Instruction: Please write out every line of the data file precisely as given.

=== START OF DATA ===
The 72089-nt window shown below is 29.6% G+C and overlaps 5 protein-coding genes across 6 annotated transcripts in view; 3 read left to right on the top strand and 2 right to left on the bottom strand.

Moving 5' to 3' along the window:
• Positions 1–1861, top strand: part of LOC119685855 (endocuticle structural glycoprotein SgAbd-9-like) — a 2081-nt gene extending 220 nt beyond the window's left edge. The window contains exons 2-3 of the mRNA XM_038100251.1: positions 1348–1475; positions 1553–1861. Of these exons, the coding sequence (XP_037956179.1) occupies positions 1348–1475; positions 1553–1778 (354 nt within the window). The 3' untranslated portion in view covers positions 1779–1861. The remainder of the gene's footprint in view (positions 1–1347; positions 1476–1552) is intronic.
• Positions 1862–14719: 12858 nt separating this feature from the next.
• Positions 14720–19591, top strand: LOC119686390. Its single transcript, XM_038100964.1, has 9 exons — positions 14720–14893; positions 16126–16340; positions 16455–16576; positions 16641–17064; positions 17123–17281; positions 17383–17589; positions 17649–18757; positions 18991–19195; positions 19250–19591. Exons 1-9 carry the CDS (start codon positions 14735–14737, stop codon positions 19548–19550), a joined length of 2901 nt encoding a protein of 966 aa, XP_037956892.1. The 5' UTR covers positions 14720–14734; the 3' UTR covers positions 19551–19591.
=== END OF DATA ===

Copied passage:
The 72089-nt window shown below is 29.6% G+C and overlaps 5 protein-coding genes across 6 annotated transcripts in view; 3 read left to right on the top strand and 2 right to left on the bottom strand.

Moving 5' to 3' along the window:
• Positions 1–1861, top strand: part of LOC119685855 (endocuticle structural glycoprotein SgAbd-9-like) — a 2081-nt gene extending 220 nt beyond the window's left edge. The window contains exons 2-3 of the mRNA XM_038100251.1: positions 1348–1475; positions 1553–1861. Of these exons, the coding sequence (XP_037956179.1) occupies positions 1348–1475; positions 1553–1778 (354 nt within the window). The 3' untranslated portion in view covers positions 1779–1861. The remainder of the gene's footprint in view (positions 1–1347; positions 1476–1552) is intronic.
• Positions 1862–14719: 12858 nt separating this feature from the next.
• Positions 14720–19591, top strand: LOC119686390. Its single transcript, XM_038100964.1, has 9 exons — positions 14720–14893; positions 16126–16340; positions 16455–16576; positions 16641–17064; positions 17123–17281; positions 17383–17589; positions 17649–18757; positions 18991–19195; positions 19250–19591. Exons 1-9 carry the CDS (start codon positions 14735–14737, stop codon positions 19548–19550), a joined length of 2901 nt encoding a protein of 966 aa, XP_037956892.1. The 5' UTR covers positions 14720–14734; the 3' UTR covers positions 19551–19591.